The trial focused on a conference call with analysts and Kmart's quarterly report to regulators, both of which took place in November, 2001. The Securities and Exchange Commission (SEC) accused Conaway of withholding pertinent details from the analysts that had been highlighted in the management-analysis section of the report filed with the agency. On his call with the Wall Street analysts, Conaway did note that Kmart's sales were poor, leading to a 15 percent drop for the stock; however, he did not address any vendor strategy, or what has been deemed an "ill-timed purchase" of merchandise worth $800 million. In his defense (which obviously didn't go over too well with the jury), he testified that he had not written, or even read, the report and had relied on his CFO and others for its findings.
Now that the guilty verdict has been handed down, U.S. Magistrate Judge Steven Pepe will handle the penalty phase. Conaway could be banned from ever serving as an executive at a public company -- which would be a great loss for the corporate world (said with tongue in cheek, of course).
I noted that this could be an interesting precedent -- and it very well could be. Imagine if the managers of GM or Chrysler could be held accountable for the current state of their companies. You mean that executives could actually be held responsible for their actions? Could we apply this retroactively to the banks that got us into the credit crisis?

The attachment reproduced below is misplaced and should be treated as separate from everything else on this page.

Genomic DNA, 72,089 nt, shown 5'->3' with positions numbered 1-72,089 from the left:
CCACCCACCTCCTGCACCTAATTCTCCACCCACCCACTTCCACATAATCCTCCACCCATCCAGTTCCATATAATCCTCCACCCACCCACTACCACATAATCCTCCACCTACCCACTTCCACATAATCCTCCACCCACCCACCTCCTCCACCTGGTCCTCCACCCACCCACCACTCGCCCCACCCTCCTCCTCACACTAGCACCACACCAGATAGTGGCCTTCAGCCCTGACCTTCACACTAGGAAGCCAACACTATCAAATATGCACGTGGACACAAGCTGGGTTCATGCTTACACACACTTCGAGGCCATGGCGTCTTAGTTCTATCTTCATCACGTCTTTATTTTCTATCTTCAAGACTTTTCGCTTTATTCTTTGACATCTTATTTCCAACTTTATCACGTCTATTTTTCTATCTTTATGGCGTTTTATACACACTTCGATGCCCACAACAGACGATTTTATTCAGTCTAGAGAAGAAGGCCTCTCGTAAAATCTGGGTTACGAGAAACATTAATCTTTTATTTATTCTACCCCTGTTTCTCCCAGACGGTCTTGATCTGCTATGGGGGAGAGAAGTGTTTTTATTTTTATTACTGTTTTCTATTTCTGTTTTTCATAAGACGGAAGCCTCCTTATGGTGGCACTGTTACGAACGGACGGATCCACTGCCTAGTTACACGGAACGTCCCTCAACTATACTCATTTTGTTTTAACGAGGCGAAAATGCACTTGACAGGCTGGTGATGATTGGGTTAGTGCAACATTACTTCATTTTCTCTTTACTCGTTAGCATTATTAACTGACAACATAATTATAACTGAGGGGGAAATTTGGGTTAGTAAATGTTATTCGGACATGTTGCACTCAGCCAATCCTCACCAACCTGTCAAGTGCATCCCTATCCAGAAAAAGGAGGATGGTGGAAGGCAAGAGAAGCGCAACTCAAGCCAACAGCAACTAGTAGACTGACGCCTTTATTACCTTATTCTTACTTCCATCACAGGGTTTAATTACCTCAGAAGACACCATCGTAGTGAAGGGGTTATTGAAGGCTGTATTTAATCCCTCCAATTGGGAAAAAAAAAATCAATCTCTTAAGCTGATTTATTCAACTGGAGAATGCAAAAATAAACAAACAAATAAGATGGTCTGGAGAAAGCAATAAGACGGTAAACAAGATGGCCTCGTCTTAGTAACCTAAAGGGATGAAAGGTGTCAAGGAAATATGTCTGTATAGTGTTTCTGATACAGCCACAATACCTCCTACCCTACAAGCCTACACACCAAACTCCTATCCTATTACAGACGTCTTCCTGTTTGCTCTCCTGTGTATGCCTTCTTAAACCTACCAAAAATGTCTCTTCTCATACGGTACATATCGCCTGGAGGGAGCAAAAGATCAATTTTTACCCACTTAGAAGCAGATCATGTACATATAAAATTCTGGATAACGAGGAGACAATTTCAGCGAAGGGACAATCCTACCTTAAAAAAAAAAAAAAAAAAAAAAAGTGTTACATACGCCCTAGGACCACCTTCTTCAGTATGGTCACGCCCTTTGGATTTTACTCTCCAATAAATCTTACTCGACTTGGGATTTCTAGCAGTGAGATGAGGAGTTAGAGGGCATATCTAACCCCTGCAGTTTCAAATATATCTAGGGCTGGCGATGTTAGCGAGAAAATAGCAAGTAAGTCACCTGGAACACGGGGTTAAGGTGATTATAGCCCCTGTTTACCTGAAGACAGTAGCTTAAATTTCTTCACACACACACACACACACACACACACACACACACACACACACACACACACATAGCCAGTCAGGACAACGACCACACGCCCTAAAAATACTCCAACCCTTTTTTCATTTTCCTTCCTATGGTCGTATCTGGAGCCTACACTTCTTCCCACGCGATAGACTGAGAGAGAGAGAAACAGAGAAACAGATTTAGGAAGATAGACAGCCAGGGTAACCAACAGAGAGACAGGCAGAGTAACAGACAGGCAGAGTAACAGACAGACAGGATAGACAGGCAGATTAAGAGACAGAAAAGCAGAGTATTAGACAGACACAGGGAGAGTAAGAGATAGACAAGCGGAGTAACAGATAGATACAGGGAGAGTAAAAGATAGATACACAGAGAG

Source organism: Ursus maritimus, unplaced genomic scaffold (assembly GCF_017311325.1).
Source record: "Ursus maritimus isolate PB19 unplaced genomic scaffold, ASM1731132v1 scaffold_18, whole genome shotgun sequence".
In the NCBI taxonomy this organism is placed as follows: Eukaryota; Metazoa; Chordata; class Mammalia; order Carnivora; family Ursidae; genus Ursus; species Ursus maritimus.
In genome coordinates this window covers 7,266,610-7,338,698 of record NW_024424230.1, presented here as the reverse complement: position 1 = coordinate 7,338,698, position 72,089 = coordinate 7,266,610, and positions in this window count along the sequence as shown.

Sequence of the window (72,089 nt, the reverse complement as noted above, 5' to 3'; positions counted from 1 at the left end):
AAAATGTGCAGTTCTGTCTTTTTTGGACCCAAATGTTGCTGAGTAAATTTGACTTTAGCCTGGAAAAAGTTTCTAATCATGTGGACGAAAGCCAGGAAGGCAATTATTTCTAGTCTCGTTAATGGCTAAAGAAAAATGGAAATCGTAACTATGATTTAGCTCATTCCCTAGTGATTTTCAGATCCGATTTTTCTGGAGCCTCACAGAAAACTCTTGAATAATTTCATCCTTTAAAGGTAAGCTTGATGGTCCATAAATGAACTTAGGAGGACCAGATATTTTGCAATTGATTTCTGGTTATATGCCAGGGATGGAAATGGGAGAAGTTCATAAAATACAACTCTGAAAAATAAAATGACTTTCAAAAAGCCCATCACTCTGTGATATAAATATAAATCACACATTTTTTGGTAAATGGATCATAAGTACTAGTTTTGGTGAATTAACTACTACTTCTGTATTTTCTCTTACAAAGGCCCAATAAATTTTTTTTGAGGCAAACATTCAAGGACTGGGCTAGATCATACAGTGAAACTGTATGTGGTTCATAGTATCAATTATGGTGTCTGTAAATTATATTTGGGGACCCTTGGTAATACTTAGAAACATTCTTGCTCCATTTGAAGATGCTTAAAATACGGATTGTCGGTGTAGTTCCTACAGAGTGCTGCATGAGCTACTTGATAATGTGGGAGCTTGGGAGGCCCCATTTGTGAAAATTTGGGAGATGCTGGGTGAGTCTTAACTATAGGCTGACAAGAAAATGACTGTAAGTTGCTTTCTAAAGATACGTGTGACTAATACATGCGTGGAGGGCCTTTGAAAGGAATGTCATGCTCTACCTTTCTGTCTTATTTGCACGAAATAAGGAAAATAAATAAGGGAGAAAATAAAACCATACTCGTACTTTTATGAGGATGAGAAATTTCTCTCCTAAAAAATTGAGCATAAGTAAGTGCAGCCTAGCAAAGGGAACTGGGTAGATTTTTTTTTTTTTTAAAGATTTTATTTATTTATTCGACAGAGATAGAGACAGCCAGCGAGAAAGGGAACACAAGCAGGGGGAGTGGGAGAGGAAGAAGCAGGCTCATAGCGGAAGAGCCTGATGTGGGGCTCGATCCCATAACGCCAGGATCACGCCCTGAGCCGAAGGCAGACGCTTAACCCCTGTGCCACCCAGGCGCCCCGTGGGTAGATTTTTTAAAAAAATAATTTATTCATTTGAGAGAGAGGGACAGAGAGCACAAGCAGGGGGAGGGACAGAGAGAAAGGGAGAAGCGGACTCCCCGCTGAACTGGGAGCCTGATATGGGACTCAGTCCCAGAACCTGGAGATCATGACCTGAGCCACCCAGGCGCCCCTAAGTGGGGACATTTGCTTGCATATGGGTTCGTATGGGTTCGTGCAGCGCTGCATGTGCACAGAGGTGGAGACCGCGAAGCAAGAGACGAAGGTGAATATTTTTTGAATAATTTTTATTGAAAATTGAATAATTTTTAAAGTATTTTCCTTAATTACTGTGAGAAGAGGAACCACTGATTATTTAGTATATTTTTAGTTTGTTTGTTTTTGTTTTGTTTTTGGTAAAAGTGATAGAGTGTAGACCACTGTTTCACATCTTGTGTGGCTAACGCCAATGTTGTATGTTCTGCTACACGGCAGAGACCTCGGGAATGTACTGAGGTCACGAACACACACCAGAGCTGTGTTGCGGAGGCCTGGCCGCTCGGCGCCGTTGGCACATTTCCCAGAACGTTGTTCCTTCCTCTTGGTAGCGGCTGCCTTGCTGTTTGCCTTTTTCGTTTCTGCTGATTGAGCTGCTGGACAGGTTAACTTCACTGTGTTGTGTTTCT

I'm not sure which is worse -- that Conaway truly misled investors or was so completely asleep at the switch that he didn't know what was in his own company's SEC filings. I think maybe the latter, and the thing is it's actually believable. I think there are lots of executives who regularly leave such "details" to their CFO and other underlings. Of course, it's interesting that one of the punishments under consideration is to prevent Conaway from being an executive anywhere else. Do we really need to tell other companies to stay away form this guy? Sadly, yes. I'm guessing that there is some company out there that would have hired him for one reason or another, and they would have bragged about how good a job he did in the past.
The court's decision highlights the weaknesses of executives and the companies that hire them. It is well past time to get rid of the good old boys' network and bring some fresh blood into the C-suite. Now we'll see whether it actually happens.